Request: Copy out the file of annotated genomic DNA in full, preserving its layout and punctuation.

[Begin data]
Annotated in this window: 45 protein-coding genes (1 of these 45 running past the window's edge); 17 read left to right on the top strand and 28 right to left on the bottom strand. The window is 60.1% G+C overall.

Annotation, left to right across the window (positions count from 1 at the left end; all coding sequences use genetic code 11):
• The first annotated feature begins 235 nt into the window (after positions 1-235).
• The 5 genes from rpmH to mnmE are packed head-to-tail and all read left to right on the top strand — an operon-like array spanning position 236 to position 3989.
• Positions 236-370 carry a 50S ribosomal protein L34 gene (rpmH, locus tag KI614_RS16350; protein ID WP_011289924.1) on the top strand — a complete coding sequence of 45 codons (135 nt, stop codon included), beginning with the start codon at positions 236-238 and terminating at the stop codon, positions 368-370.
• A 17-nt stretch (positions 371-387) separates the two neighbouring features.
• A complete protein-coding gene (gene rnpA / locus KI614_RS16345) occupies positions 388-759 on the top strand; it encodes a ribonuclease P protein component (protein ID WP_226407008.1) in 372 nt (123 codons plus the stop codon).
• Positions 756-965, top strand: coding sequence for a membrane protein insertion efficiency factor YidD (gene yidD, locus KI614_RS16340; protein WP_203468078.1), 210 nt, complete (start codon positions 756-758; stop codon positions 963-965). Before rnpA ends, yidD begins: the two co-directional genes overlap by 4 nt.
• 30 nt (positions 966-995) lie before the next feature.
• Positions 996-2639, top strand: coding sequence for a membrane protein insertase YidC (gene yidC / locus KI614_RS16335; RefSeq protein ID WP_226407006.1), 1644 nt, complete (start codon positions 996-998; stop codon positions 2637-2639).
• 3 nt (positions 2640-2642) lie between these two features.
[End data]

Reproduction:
Annotated in this window: 45 protein-coding genes (1 of these 45 running past the window's edge); 17 read left to right on the top strand and 28 right to left on the bottom strand. The window is 60.1% G+C overall.

Annotation, left to right across the window (positions count from 1 at the left end; all coding sequences use genetic code 11):
• The first annotated feature begins 235 nt into the window (after positions 1-235).
• The 5 genes from rpmH to mnmE are packed head-to-tail and all read left to right on the top strand — an operon-like array spanning position 236 to position 3989.
• Positions 236-370 carry a 50S ribosomal protein L34 gene (rpmH, locus tag KI614_RS16350; protein ID WP_011289924.1) on the top strand — a complete coding sequence of 45 codons (135 nt, stop codon included), beginning with the start codon at positions 236-238 and terminating at the stop codon, positions 368-370.
• A 17-nt stretch (positions 371-387) separates the two neighbouring features.
• A complete protein-coding gene (gene rnpA / locus KI614_RS16345) occupies positions 388-759 on the top strand; it encodes a ribonuclease P protein component (protein ID WP_226407008.1) in 372 nt (123 codons plus the stop codon).
• Positions 756-965, top strand: coding sequence for a membrane protein insertion efficiency factor YidD (gene yidD, locus KI614_RS16340; protein WP_203468078.1), 210 nt, complete (start codon positions 756-758; stop codon positions 963-965). Before rnpA ends, yidD begins: the two co-directional genes overlap by 4 nt.
• 30 nt (positions 966-995) lie before the next feature.
• Positions 996-2639, top strand: coding sequence for a membrane protein insertase YidC (gene yidC / locus KI614_RS16335; RefSeq protein ID WP_226407006.1), 1644 nt, complete (start codon positions 996-998; stop codon positions 2637-2639).
• 3 nt (positions 2640-2642) lie between these two features.